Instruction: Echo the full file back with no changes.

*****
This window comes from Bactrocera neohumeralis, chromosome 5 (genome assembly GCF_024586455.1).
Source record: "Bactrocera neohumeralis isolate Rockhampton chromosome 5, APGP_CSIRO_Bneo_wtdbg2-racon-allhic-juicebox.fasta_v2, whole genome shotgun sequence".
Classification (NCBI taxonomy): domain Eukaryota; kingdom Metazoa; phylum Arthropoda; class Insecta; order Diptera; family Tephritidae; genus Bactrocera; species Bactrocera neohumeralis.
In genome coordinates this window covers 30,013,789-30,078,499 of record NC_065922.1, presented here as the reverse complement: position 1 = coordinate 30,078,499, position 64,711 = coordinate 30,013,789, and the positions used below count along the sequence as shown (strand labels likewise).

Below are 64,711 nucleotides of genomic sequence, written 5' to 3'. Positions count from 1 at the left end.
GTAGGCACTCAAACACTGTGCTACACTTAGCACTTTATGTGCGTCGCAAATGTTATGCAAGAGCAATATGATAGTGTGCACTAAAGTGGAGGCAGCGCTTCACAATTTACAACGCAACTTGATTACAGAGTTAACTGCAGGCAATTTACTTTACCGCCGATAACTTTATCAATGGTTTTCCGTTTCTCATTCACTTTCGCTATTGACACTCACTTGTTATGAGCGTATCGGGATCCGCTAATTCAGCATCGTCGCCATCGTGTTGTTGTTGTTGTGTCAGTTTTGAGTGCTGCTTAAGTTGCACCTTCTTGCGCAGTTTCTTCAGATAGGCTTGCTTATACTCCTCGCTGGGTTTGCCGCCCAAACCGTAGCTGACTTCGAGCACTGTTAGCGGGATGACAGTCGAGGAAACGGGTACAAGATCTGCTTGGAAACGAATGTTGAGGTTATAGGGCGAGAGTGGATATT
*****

This window comes from Bactrocera neohumeralis, chromosome 5 (genome assembly GCF_024586455.1).
Source record: "Bactrocera neohumeralis isolate Rockhampton chromosome 5, APGP_CSIRO_Bneo_wtdbg2-racon-allhic-juicebox.fasta_v2, whole genome shotgun sequence".
Classification (NCBI taxonomy): domain Eukaryota; kingdom Metazoa; phylum Arthropoda; class Insecta; order Diptera; family Tephritidae; genus Bactrocera; species Bactrocera neohumeralis.
In genome coordinates this window covers 30,013,789-30,078,499 of record NC_065922.1, presented here as the reverse complement: position 1 = coordinate 30,078,499, position 64,711 = coordinate 30,013,789, and the positions used below count along the sequence as shown (strand labels likewise).

Below are 64,711 nucleotides of genomic sequence, written 5' to 3'. Positions count from 1 at the left end.
GTAGGCACTCAAACACTGTGCTACACTTAGCACTTTATGTGCGTCGCAAATGTTATGCAAGAGCAATATGATAGTGTGCACTAAAGTGGAGGCAGCGCTTCACAATTTACAACGCAACTTGATTACAGAGTTAACTGCAGGCAATTTACTTTACCGCCGATAACTTTATCAATGGTTTTCCGTTTCTCATTCACTTTCGCTATTGACACTCACTTGTTATGAGCGTATCGGGATCCGCTAATTCAGCATCGTCGCCATCGTGTTGTTGTTGTTGTGTCAGTTTTGAGTGCTGCTTAAGTTGCACCTTCTTGCGCAGTTTCTTCAGATAGGCTTGCTTATACTCCTCGCTGGGTTTGCCGCCCAAACCGTAGCTGACTTCGAGCACTGTTAGCGGGATGACAGTCGAGGAAACGGGTACAAGATCTGCTTGGAAACGAATGTTGAGGTTATAGGGCGAGAGTGGATATT